20 shipping firms leave Nigeria over low business
• Dockworkers groan under threats of $7b cash call, deficient import policies
• 300 workers sacked, Maersk reduces crew by 400
Groaning under intense hardship imposed by poor government policies and global economic crunch, over 20 shipping firms have exited the nation’s shores.
This is coming as Dockworkers Union of Nigeria (DUN) lamented that over 3,000 workers have already been laid off by various shipping companies, terminal operators and logistic companies, owing to lack of financing and poor import policies of the Federal Government.
The workers also blamed the massive retrenchment on the inability of the Federal Government to meet its joint venture obligation with the international oil companies which are major partners with the marine logistic companies.
Some of the companies that have already made an exit include Mitsui O.S.K Line, Nippon Yusen Kasha, Taiwan’s Evergreen Line, Messina Line, Hapag-Lloyd and Gold Star Line (GSL), among others which were forced to withdraw from the West Africa route due to growing losses as a result of declining volumes.
The President, Dockworkers Union of Nigeria (DUN), Anthony Emmanuel Nted, yesterday bemoaned the poor state of the ports, terminal and work environment in the maritime industry.
Nted revealed that about 20 shipping firms have left the shore of the country because of low traffic occasioned by government importation policy.
According to him, Nigeria as an import-dependent country cannot suddenly ban the importation of the principal goods being generally consumed in the country.
“Hence, the current government policy on importation though with the best intention seems to be wreaking more havoc on the economy and ought to be reviewed urgently,” he said.
He, therefore, urged the Federal Government to review the ban on the importation of rice, wheat, vehicle spare parts and industrial machinery until the nation is able to produce for local consumption. He added that the failure to do this would encourage smuggling, diversion of ships to neighbouring countries, idle ports, retrenchment of workers, unemployment and general loss of revenue to government.
According to him, some of the employers of Intels and other logistic companies, which render services to the IOCs are being faced with financial challenges and therefore forced to retrench workers.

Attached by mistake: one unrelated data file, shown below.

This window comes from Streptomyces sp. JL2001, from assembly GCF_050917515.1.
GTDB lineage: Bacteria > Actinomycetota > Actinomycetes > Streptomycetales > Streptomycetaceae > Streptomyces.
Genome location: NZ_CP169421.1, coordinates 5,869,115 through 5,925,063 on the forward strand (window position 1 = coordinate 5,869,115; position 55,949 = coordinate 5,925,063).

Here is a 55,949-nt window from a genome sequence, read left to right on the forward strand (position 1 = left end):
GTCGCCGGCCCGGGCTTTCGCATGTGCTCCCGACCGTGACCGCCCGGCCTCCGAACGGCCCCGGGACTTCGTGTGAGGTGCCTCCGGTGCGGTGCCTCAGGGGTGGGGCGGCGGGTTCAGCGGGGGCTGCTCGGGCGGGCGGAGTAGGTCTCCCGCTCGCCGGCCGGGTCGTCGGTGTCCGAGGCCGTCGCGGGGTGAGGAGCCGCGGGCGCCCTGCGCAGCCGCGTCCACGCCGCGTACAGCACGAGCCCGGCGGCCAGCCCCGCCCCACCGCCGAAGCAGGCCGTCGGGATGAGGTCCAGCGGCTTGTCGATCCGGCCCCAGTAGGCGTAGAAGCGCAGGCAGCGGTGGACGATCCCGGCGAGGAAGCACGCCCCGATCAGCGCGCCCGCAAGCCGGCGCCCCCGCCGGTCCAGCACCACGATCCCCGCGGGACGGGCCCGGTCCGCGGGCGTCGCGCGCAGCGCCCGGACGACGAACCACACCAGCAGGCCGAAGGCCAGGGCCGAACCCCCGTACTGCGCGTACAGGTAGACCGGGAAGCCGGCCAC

He said: “The non-payment of cash calls by government to these oil companies as per their joint venture agreements has been a major setback to the funding of the service of our employers (the logistic companies) and consequently responsible for the massive retrenchment of our members.”
But Nted decried the alleged moves by the Nigerian Ports Authority (NPA) to sack a section of dockworkers, tally clerks and onboard security men.
He lamented that the volume of vehicles imported into the country through ports has collapsed to an all-time-low, with the consequent loss of thousands of jobs in the industry.
This was attributed to the duty regime introduced since 2014 and the implication of the new exchange rate for duty calculation, which has made the importation of cars and trucks too expensive.
“In the last two years the number of vehicles in Nigeria has shrunk by almost two-thirds, while the volume of cars smuggled through Cotonou continued unabated,” he said.
Also, the Maersk Supply Service, a part of Danish shipping and offshore energy conglomerate Maersk Group, is apparently adopting austerity measures as it moves to reduce its Offshore Supply Ship Vessel (OSV) fleet by 20 in the next 18 months, even as it plans to reduce its crew pool by 400 offshore positions.
The company said that the divestment plan was a response to vessels in lay-up, limited trading opportunities and the global over-supply of offshore supply vessels in the industry.
The Chief Executive Officer of Maersk Supply Service, Jorn Madsen, said: “We are facing unprecedented market conditions, and regrettably we have to further adjust our crew pool. It is an unfortunate, but necessary step to safeguard the future of our company”.
He said: “One of Maersk Supply Service’s prime objectives is to attempt to restore the supply demand balance in the offshore supply market. This is why the vast majority of the divested vessels will be recycled or modified by their new owners to compete outside their present segments.”
Madsen said as a consequence of the fleet reduction and the flagging of existing project vessels to the Isle of Man registry, around 400 crew members would be made redundant as a “necessary step to safeguard the future” of Maersk Supply Service.
“The decision was taken in an attempt to improve the efficiency of the company and to stabilise the liquidity and cash flows. The redundancy process is expected to be completed by the end of September 2016,” he stated.